Behavior: Maybe you are good about sending email, but you don't make that many phone calls. Maybe you'd like to send more hand-written notes. How about making a greater effort to find referrals for your network?

Technique: When was the last time that you asked someone about their interests as opposed to what they do for a living? Maybe you'd like to try describing your business in a new way. Could you come up with a more specific and clear way of telling someone about your target market? Could you practice it daily?

Information: Are you known as an expert in your business? Are you providing some of your information for free? How about a daily writing practice? Could you spend time on a daily basis preparing new presentations to give to interested groups? Here's an easy one: Look for an article each day to send out to some member of your network.

The cool thing about consistently practicing a behavior on a daily basis is that after about three or four weeks, it is easier to continue following the behavior than it is to stop doing so. I know what I'm talking about here. I have been writing every day in this blog since January. Now the thought of missing a day doesn't even enter my mind. Each night I sit down at around 11pm, open up my list of topics that I have with me at all times, and let the ideas flow into the computer and out onto the 'Net.

It's not always easy, and certainly not always good, but it's definitely worth every moment I spend.

Photo credit: Chris Chidsey

Saturday, October 16, 2010

It was Only a Joke

Humor has its place in networking. After all, no one wants to be around someone who always has a dour look on their face. That being said, though, we have to make sure that our attempts at humor don't violate what our networking partners would consider acceptable.

Some of this is pretty obvious. Obviously, racial, ethnic, crude, or off-color humor doesn't have a place in networking. Even if the person with whom you are speaking doesn't mind, there may well be someone else listening who does. Likewise, anything which includes profanity should probably be avoided for the same reason.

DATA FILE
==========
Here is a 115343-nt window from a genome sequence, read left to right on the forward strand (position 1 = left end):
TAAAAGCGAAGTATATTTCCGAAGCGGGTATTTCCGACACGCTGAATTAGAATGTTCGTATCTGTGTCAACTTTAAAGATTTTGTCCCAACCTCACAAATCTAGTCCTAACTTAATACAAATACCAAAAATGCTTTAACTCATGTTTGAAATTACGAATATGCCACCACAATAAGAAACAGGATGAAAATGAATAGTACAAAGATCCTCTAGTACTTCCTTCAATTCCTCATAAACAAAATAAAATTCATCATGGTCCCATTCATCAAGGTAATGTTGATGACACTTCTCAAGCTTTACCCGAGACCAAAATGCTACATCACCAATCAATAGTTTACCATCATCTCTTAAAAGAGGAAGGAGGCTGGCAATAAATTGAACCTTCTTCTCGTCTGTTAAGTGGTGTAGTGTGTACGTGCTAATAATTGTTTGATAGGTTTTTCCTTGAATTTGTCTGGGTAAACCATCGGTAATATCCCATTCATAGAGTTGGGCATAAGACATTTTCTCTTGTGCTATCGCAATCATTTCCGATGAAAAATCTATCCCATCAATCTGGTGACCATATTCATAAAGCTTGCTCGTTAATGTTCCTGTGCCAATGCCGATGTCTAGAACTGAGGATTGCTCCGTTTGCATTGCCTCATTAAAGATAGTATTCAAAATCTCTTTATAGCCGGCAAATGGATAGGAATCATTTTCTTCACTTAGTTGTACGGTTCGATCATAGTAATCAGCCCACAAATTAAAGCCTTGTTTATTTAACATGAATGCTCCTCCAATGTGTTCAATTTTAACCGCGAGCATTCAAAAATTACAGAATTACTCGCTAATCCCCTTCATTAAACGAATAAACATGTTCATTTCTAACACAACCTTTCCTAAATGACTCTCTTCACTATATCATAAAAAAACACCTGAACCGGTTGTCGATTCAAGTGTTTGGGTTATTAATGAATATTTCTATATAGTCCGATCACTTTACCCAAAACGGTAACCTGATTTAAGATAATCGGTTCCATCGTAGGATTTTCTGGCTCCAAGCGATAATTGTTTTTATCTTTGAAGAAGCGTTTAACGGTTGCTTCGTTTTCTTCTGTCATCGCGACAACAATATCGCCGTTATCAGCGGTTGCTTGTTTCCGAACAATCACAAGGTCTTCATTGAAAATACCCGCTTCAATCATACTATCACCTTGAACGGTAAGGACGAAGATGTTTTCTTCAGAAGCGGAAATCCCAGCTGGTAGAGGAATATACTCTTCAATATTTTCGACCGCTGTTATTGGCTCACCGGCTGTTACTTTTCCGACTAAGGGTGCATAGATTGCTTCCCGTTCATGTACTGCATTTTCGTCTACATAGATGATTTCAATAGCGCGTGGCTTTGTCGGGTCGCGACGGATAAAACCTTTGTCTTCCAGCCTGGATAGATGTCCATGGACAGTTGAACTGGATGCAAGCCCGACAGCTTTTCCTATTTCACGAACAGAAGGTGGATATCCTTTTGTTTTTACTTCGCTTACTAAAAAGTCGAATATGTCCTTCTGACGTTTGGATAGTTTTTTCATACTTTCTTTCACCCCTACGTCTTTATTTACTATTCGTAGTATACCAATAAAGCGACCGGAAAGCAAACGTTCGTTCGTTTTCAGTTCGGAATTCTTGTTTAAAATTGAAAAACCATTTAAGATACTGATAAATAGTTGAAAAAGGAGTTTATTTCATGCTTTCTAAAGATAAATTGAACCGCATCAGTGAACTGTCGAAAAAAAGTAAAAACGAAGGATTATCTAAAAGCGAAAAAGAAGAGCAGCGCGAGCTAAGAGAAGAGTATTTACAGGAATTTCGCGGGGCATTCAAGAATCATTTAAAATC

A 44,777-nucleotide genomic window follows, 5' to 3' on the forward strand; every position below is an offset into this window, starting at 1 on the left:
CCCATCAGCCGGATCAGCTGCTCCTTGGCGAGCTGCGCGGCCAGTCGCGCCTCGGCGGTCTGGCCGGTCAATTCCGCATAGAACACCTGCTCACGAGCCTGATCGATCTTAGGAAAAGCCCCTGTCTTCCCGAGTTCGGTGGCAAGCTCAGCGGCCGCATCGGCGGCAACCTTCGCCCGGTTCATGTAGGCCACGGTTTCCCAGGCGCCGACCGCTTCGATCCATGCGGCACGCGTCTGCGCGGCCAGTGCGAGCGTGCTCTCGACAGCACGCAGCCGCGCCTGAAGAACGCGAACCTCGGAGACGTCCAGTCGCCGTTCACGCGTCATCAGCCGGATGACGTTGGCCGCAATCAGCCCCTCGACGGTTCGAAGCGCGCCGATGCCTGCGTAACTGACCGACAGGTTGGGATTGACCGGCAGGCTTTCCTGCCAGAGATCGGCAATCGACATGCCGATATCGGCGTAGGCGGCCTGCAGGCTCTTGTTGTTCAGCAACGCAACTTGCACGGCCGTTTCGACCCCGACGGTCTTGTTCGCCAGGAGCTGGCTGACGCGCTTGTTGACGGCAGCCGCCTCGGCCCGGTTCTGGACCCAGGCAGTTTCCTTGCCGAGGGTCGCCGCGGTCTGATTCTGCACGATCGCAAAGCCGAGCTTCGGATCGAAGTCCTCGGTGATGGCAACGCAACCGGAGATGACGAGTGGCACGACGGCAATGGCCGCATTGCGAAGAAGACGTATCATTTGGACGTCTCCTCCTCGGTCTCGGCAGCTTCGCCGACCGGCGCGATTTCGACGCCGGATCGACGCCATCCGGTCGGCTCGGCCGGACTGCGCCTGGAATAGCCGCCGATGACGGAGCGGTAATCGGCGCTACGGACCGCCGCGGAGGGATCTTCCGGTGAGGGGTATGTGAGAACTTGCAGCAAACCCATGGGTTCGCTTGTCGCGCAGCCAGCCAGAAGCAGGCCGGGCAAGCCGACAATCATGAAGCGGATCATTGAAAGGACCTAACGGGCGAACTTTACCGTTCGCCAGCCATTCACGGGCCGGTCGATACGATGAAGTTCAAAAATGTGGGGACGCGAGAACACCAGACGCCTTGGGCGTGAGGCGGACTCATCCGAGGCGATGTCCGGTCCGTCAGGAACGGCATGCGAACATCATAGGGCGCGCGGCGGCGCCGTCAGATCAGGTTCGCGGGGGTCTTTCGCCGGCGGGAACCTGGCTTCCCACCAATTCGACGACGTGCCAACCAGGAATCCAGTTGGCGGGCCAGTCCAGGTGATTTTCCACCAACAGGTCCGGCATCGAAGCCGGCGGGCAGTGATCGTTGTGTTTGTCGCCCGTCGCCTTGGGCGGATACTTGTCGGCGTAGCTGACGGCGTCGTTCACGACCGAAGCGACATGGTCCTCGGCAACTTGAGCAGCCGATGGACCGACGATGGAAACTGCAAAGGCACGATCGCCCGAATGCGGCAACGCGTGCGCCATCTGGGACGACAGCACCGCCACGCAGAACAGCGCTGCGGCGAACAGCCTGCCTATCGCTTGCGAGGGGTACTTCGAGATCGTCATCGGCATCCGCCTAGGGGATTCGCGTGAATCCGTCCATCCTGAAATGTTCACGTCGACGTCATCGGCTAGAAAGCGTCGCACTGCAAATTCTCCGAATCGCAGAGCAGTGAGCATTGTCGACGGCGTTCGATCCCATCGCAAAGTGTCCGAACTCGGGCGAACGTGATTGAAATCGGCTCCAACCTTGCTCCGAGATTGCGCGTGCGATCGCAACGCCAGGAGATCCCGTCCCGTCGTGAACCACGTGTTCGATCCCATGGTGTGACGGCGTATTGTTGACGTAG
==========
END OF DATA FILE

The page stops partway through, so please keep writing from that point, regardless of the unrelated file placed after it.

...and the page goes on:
Those are the obvious ones. Be careful, too, of any humor which has a real person as the butt of the joke. The only time this can be safely ignored is in the use of self-deprecating humor. Even that should be used in moderation. A big gotcha here is the kind of talk that sometimes starts up in same-gender groups, called "Stupid Spouse Stories". You'll know these because they almost always start out with "You think that's bad? You should hear what my husband did!" While it may seem harmless at the time, it can come back to haunt you either when the story gets back to your spouse or when the person you are talking with starts to wonder what you might say about them behind their back if you talk about your wife this way.

Some people might argue that this is just how they are -- that this kind of humor is a part of them and why should they have to change? Well, I would never tell someone that they had to change a fundamental part of their identity. At the same time, that person needs to know that their behavior may drive away potentially valuable relationships. The choice is theirs. Clean up their act or maybe watch a million-dollar connection walk out the door.

Image credit: Florin Florea

Friday, October 15, 2010

Personal Networking: Bruce Webb

I had coffee with a new friend today. His name is Bruce Webb and he is a Real Estate Consultant at Coldwell Banker Preferred Realtors.

He's what you'd call a mega-networker.

He runs not one, but two different monthly networking events in the Plymouth/Livonia area of Michigan. He also maintains a huge list of small businesses which provide services in that area. That way when he helps people move into their dream home, he is ready to provide them with access to any service they might need in order to feel more at home. I've got to imagine that anyone who works with him will be ecstatic with the results -- at least if his skills as a real estate agent match up with his skills as a networker.

In the course of our talk he told me about one of the networking techniques he uses regularly. I thought it was a neat variation on some of the things we've talked about in the past. So, with his permission I am passing it along. It's called a "Buddy Lunch".

We've talked about doubling up on our one-to-one meetings -- where you invite two people to join you for coffee or lunch. Buddy lunches are similar. In this case, it starts with you and your "buddy" -- usually someone in your network who is either at or very close to the "trust level" with you. The two of you decide on a day to get together for lunch. Then you each find a guest to bring to the lunch whom you think the other would benefit from knowing.

Of course, you need to communicate to try to avoid bringing two guests from the same industry to the table. Other than that, though, the buddy lunch gives you an opportunity to further strengthen your ties to the two people you already know and get a chance to meet a new person who you are likely to want to meet. Also, with four people at the table, any given person will already know one other person there so they can avoid the discomfort of eating at a table of complete strangers. You're also a lot less likely to have an uncomfortable lull in the conversation.

Personally I can't wait to try out this technique. The chance to build new relationships and strengthen old ones make this a remarkably effective networking opportunity. I'll let you know how it goes for me.

Thanks, Bruce!

Thursday, October 14, 2010

Being a Good Steward